Management objectives in the treatment of back pain are to achieve a maximum reduction of pain intensity as rapidly as possible, restore the ability of the individual to function in daily activities, to help patients cope with residual pain, assess side effects of treatment. For many, the goal is to keep the pain from backache to a manageable level to progress in rehabilitation, which can then lead to a long-term relief. In addition, for some people, the goal is to use non-surgical therapies for pain management of back pain and avoid major surgery, while others surgery may be the quickest way feel better.
All treatments of back pain work for all conditions or for all individuals with the same condition, and they are many they need to try several treatment options to determine what works best for them. The current stage of the condition (acute or chronic) is also a factor in the choice of treatment for back pain. Only a minority of back pain patients (most estimates are 1% - 10%) require surgery.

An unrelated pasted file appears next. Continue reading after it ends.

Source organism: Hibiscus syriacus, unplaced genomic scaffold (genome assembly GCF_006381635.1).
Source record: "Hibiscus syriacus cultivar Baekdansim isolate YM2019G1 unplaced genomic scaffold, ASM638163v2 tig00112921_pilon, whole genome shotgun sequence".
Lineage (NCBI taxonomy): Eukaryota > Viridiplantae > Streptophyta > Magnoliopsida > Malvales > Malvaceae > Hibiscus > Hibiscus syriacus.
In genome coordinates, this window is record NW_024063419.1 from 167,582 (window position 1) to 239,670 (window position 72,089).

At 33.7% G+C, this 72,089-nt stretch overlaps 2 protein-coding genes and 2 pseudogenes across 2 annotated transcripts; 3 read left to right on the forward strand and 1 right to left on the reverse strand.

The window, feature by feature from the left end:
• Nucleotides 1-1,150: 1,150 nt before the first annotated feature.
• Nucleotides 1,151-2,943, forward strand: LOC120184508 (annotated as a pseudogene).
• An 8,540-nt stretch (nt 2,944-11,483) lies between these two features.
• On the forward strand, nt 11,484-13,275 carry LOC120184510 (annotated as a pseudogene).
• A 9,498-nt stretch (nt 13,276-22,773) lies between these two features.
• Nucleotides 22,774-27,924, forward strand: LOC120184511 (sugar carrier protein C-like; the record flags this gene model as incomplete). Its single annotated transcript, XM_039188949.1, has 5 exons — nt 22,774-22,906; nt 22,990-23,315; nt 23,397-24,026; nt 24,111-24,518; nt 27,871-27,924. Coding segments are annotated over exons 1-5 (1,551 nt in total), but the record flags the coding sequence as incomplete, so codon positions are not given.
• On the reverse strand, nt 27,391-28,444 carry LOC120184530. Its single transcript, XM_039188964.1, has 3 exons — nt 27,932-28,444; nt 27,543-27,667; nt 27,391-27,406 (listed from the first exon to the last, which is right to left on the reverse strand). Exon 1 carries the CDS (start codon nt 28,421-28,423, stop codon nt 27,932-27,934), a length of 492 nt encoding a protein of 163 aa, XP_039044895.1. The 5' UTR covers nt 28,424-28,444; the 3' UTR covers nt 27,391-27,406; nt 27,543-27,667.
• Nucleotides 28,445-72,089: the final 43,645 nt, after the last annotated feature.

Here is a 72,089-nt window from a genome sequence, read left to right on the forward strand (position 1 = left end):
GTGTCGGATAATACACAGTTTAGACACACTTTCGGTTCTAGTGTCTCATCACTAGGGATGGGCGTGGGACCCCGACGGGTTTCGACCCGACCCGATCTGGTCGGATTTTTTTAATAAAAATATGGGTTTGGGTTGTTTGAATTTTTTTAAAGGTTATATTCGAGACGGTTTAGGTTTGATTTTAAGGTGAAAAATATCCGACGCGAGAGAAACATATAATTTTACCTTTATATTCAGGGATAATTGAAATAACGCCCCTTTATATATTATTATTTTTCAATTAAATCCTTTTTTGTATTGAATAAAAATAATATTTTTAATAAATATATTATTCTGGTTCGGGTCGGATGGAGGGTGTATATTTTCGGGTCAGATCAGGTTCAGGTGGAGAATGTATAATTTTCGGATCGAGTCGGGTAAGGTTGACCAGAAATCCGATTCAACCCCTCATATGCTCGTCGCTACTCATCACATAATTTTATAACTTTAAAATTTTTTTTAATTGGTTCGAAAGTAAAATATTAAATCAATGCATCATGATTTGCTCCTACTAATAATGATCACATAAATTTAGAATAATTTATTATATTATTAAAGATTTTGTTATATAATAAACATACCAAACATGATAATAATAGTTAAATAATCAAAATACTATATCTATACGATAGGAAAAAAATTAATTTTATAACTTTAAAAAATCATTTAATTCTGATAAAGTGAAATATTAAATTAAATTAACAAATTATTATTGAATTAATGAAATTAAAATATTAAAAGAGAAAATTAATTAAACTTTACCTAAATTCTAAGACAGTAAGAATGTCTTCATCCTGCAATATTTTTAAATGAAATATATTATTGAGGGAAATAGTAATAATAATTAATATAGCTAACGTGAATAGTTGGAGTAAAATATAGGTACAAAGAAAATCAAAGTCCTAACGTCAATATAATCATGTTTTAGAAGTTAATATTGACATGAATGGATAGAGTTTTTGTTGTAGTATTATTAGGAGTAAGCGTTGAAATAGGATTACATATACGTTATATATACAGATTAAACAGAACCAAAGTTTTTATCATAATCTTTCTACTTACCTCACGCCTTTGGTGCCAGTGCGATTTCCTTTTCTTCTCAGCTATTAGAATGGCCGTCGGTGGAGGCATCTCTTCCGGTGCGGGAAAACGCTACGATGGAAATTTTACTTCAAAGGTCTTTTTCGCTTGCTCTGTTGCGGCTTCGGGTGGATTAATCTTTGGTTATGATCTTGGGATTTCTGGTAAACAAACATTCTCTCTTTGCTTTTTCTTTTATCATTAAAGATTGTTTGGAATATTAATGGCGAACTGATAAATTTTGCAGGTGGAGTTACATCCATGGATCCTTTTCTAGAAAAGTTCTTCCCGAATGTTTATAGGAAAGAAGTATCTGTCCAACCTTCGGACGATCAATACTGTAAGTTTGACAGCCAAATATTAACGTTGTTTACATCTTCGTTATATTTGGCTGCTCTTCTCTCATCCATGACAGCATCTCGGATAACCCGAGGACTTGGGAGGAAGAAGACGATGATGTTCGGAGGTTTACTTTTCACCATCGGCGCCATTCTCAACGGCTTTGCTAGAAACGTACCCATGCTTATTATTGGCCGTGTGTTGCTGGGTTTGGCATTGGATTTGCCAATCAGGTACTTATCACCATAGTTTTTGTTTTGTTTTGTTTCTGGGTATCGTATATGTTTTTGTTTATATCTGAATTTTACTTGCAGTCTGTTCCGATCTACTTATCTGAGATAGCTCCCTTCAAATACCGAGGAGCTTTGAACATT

Exercises can be an effective approach to reduce the pain of backache, but should be done under the supervision of a licensed health professional. Generally, some form of constant stretching and exercise is considered an essential component of treatment programs for back pain.
A therapy consisting of manipulation and exercise, including stretching and strengthening (with special emphasis on the muscles that support the spine). "Back schools have shown a benefit in the workplace. The Schroth method, a physiotherapy practice specializes in scoliosis, kyphosis, spondylolisthesis, and cord disorders reduced the severity and frequency of back pain in adults with scoliosis.
Acupuncture for back pain has proven benefits for back pain, however, a recent randomized controlled trial suggested insignificant difference between real and fake acupuncture.